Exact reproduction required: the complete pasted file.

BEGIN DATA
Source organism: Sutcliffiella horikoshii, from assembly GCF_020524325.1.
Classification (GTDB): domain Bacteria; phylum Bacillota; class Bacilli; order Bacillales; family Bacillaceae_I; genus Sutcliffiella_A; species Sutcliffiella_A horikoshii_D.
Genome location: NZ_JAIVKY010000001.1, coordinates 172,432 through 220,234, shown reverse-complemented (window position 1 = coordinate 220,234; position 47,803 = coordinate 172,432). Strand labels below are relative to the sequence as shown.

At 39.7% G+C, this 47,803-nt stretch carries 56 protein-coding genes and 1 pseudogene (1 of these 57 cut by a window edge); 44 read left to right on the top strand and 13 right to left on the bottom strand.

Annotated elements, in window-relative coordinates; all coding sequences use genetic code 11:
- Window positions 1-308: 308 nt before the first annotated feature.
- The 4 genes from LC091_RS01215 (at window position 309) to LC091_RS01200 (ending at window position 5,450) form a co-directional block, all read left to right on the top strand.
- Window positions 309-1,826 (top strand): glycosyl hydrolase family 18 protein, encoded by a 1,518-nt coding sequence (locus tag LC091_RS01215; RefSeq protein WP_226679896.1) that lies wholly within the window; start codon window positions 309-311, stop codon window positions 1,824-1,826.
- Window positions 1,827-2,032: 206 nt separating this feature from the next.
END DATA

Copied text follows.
Source organism: Sutcliffiella horikoshii, from assembly GCF_020524325.1.
Classification (GTDB): domain Bacteria; phylum Bacillota; class Bacilli; order Bacillales; family Bacillaceae_I; genus Sutcliffiella_A; species Sutcliffiella_A horikoshii_D.
Genome location: NZ_JAIVKY010000001.1, coordinates 172,432 through 220,234, shown reverse-complemented (window position 1 = coordinate 220,234; position 47,803 = coordinate 172,432). Strand labels below are relative to the sequence as shown.

At 39.7% G+C, this 47,803-nt stretch carries 56 protein-coding genes and 1 pseudogene (1 of these 57 cut by a window edge); 44 read left to right on the top strand and 13 right to left on the bottom strand.

Annotated elements, in window-relative coordinates; all coding sequences use genetic code 11:
- Window positions 1-308: 308 nt before the first annotated feature.
- The 4 genes from LC091_RS01215 (at window position 309) to LC091_RS01200 (ending at window position 5,450) form a co-directional block, all read left to right on the top strand.
- Window positions 309-1,826 (top strand): glycosyl hydrolase family 18 protein, encoded by a 1,518-nt coding sequence (locus tag LC091_RS01215; RefSeq protein WP_226679896.1) that lies wholly within the window; start codon window positions 309-311, stop codon window positions 1,824-1,826.
- Window positions 1,827-2,032: 206 nt separating this feature from the next.